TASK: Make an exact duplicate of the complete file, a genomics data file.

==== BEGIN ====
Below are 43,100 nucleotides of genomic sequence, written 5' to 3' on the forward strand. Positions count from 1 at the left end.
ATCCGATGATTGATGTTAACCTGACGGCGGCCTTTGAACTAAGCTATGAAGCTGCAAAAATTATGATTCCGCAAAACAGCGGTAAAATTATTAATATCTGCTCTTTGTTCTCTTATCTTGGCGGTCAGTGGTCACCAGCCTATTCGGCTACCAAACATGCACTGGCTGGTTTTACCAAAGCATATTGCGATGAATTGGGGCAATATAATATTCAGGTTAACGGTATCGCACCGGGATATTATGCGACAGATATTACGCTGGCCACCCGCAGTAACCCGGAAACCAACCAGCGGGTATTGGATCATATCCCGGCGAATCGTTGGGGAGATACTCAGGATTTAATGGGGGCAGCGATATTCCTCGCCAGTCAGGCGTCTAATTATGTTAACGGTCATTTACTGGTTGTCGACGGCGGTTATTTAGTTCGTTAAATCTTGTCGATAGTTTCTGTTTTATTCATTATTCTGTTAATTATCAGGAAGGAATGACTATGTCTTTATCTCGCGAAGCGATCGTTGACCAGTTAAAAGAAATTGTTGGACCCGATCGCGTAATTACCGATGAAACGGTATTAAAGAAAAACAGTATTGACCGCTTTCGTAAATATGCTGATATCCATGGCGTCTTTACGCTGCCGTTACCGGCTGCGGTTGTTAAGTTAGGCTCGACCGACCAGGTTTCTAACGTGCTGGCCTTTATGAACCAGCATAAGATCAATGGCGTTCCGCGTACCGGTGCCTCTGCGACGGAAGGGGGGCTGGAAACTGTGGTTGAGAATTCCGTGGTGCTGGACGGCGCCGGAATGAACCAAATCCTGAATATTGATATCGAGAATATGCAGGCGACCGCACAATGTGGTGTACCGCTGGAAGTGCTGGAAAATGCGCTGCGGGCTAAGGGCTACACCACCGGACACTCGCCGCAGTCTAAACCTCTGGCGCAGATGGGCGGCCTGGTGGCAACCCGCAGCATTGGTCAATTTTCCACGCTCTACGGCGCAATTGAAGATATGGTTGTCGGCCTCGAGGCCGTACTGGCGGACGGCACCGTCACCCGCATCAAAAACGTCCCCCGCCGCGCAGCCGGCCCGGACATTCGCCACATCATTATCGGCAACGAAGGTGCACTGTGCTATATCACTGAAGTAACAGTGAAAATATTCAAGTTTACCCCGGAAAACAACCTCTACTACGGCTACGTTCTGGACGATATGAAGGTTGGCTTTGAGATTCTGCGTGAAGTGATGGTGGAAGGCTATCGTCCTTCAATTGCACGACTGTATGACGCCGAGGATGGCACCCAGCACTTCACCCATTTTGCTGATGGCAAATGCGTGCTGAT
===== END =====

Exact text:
Below are 43,100 nucleotides of genomic sequence, written 5' to 3' on the forward strand. Positions count from 1 at the left end.
ATCCGATGATTGATGTTAACCTGACGGCGGCCTTTGAACTAAGCTATGAAGCTGCAAAAATTATGATTCCGCAAAACAGCGGTAAAATTATTAATATCTGCTCTTTGTTCTCTTATCTTGGCGGTCAGTGGTCACCAGCCTATTCGGCTACCAAACATGCACTGGCTGGTTTTACCAAAGCATATTGCGATGAATTGGGGCAATATAATATTCAGGTTAACGGTATCGCACCGGGATATTATGCGACAGATATTACGCTGGCCACCCGCAGTAACCCGGAAACCAACCAGCGGGTATTGGATCATATCCCGGCGAATCGTTGGGGAGATACTCAGGATTTAATGGGGGCAGCGATATTCCTCGCCAGTCAGGCGTCTAATTATGTTAACGGTCATTTACTGGTTGTCGACGGCGGTTATTTAGTTCGTTAAATCTTGTCGATAGTTTCTGTTTTATTCATTATTCTGTTAATTATCAGGAAGGAATGACTATGTCTTTATCTCGCGAAGCGATCGTTGACCAGTTAAAAGAAATTGTTGGACCCGATCGCGTAATTACCGATGAAACGGTATTAAAGAAAAACAGTATTGACCGCTTTCGTAAATATGCTGATATCCATGGCGTCTTTACGCTGCCGTTACCGGCTGCGGTTGTTAAGTTAGGCTCGACCGACCAGGTTTCTAACGTGCTGGCCTTTATGAACCAGCATAAGATCAATGGCGTTCCGCGTACCGGTGCCTCTGCGACGGAAGGGGGGCTGGAAACTGTGGTTGAGAATTCCGTGGTGCTGGACGGCGCCGGAATGAACCAAATCCTGAATATTGATATCGAGAATATGCAGGCGACCGCACAATGTGGTGTACCGCTGGAAGTGCTGGAAAATGCGCTGCGGGCTAAGGGCTACACCACCGGACACTCGCCGCAGTCTAAACCTCTGGCGCAGATGGGCGGCCTGGTGGCAACCCGCAGCATTGGTCAATTTTCCACGCTCTACGGCGCAATTGAAGATATGGTTGTCGGCCTCGAGGCCGTACTGGCGGACGGCACCGTCACCCGCATCAAAAACGTCCCCCGCCGCGCAGCCGGCCCGGACATTCGCCACATCATTATCGGCAACGAAGGTGCACTGTGCTATATCACTGAAGTAACAGTGAAAATATTCAAGTTTACCCCGGAAAACAACCTCTACTACGGCTACGTTCTGGACGATATGAAGGTTGGCTTTGAGATTCTGCGTGAAGTGATGGTGGAAGGCTATCGTCCTTCAATTGCACGACTGTATGACGCCGAGGATGGCACCCAGCACTTCACCCATTTTGCTGATGGCAAATGCGTGCTGAT